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Journalists sensitised on Universal Salt Iodization

Jul 19, 2012, 2:55 PM | Article By: Isatou Senghore

Representatives of various media houses in the country were recently sensitised on monitoring and evaluation to enforce Universal Salt Iodization (USI) and International for Control of Iodine Deficiency Disorders (IDD) Legislation in The Gambia.

Speaking at the ceremony held at NaNA conference hall in Kanifing, Malang Fofana, programme manager of NaNA, said iodine is a nutrient found in food required by the body in small amount, noting: “We need to lay a strong foundation for women and children and it is important for every Gambian to know what is iodine.”

He added: “IDDs present most typical example of micronutrient disorders. IDDs are the most prevalent noninfectious diseases in mankind household. Access to iodized salt in The Gambia is 23% only. More than 1.5 billion of the world population are in risk of lacking iodine, and WHO estimates that more then 655 million people have brain disorders and mental retardation caused by iodine deficiency.

He said The Gambia falls within the regions where IDDs have serious medical and social problems.

Economic decline has caused deterioration of nutrition status in the country.

Change in nutrition status led to increase in aliment-dependant diseases, particularly IDDs in children and women of reproductive age, current micronutrient deficiencies could be a reason for not attaining MDGs 1, 4 and 5.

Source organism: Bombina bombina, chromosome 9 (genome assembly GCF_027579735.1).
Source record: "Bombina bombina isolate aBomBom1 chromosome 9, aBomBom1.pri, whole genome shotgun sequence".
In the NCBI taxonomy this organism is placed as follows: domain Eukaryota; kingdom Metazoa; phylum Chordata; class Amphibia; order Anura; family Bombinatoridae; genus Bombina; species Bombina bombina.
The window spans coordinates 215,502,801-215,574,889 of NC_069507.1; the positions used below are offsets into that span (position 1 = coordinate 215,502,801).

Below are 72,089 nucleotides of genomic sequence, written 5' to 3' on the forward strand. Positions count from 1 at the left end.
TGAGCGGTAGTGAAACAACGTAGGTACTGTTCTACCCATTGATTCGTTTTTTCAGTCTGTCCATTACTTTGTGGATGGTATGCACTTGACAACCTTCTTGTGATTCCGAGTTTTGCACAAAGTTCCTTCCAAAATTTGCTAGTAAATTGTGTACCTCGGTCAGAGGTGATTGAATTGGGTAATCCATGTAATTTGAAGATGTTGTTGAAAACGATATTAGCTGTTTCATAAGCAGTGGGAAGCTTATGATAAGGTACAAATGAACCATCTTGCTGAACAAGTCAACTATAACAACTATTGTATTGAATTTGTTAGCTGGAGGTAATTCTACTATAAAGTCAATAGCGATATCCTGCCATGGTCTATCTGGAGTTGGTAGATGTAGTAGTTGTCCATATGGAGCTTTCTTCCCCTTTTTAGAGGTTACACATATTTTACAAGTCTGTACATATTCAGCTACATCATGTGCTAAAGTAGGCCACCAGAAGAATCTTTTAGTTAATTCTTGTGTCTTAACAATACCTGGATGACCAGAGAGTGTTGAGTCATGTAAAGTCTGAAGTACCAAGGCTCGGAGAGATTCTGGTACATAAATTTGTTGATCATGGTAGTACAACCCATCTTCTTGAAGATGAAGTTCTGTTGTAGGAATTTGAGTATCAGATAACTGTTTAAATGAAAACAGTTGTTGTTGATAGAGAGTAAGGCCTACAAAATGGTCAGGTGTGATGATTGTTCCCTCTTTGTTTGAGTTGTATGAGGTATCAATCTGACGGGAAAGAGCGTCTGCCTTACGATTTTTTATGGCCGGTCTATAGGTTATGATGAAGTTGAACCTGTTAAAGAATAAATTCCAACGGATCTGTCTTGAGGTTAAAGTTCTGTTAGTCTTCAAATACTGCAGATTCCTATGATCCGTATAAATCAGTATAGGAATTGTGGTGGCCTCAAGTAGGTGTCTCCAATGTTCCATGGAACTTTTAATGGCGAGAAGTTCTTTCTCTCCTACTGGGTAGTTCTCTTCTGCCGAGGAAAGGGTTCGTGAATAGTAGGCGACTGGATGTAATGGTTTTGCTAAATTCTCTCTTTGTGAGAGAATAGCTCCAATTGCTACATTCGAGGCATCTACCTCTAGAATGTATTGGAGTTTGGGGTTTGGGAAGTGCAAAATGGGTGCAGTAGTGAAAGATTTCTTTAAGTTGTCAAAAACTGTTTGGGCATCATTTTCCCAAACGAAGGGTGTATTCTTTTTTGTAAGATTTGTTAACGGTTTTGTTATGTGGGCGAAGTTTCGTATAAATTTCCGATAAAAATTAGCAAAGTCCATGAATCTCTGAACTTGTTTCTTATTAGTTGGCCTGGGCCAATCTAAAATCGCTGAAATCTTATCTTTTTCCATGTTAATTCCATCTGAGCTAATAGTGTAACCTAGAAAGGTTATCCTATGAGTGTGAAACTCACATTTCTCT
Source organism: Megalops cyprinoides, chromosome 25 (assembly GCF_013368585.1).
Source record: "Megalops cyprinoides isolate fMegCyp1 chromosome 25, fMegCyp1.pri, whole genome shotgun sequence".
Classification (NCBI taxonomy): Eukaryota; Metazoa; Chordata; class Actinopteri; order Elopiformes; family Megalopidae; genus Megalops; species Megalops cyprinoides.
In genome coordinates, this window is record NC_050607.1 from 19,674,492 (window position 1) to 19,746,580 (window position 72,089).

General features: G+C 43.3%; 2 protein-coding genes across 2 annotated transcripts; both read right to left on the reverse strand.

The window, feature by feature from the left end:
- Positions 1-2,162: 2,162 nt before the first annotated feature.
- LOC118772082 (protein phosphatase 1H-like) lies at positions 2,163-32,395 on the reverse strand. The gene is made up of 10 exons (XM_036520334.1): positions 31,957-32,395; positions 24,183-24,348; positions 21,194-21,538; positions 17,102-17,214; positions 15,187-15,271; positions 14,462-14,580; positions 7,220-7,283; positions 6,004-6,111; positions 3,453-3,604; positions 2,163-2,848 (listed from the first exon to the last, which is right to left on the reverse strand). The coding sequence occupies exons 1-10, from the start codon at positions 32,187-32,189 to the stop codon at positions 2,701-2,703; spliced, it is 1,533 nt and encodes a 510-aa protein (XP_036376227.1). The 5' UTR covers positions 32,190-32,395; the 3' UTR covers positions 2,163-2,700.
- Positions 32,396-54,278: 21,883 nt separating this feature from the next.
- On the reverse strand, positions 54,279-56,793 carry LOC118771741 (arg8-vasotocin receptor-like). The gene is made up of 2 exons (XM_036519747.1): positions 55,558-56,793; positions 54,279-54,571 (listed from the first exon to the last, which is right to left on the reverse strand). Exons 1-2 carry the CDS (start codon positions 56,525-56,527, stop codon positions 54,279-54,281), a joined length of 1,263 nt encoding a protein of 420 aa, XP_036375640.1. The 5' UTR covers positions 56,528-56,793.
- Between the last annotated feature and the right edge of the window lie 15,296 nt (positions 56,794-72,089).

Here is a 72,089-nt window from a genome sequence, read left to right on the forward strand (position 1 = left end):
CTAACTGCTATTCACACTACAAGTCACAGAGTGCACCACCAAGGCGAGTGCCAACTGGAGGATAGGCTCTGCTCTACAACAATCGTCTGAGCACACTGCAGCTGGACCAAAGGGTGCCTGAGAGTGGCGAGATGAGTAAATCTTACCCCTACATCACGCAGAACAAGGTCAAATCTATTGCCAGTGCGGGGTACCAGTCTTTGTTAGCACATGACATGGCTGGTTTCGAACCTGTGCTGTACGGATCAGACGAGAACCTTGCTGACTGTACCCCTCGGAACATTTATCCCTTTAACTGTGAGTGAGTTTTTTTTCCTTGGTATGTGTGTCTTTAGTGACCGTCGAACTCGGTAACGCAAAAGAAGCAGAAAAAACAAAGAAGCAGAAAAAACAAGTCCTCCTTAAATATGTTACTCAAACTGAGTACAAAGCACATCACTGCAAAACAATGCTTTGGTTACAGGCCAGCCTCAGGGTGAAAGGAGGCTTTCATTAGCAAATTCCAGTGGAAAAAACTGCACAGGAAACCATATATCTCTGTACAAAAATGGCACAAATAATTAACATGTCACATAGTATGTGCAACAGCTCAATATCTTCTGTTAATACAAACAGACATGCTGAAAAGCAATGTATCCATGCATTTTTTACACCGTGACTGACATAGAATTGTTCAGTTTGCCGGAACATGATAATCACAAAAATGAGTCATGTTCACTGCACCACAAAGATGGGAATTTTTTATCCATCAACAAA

He revealed that to strengthen the commitment of all media practitioners in working together to create awareness on causes, consequences and prevention of IDD and improve the situation.

For his part, Matthew Baldeh of UNICEF, said UNICEF has been long time partner with government and NaNA, especially on child issues and others, noting that they are pleased to come back and support NaNA, in particular women and the development of children.

Every child has a right to assess iodine salt, he said, adding that UNICEF will work with government to ensure that IDD reach all households in The Gambia.

Dr John Egbuta, director of ICCIDD, in his welcoming remarks, said The Gambia has a problem on IDD but there is a solution as long as people are provided with iodine salt to eliminate the non-iodine salt in the country.

He said The Gambia is running for time as by 2015 every country will account for the Millennium Development Goal expected to address infant mortality, maternal mortality and other issues.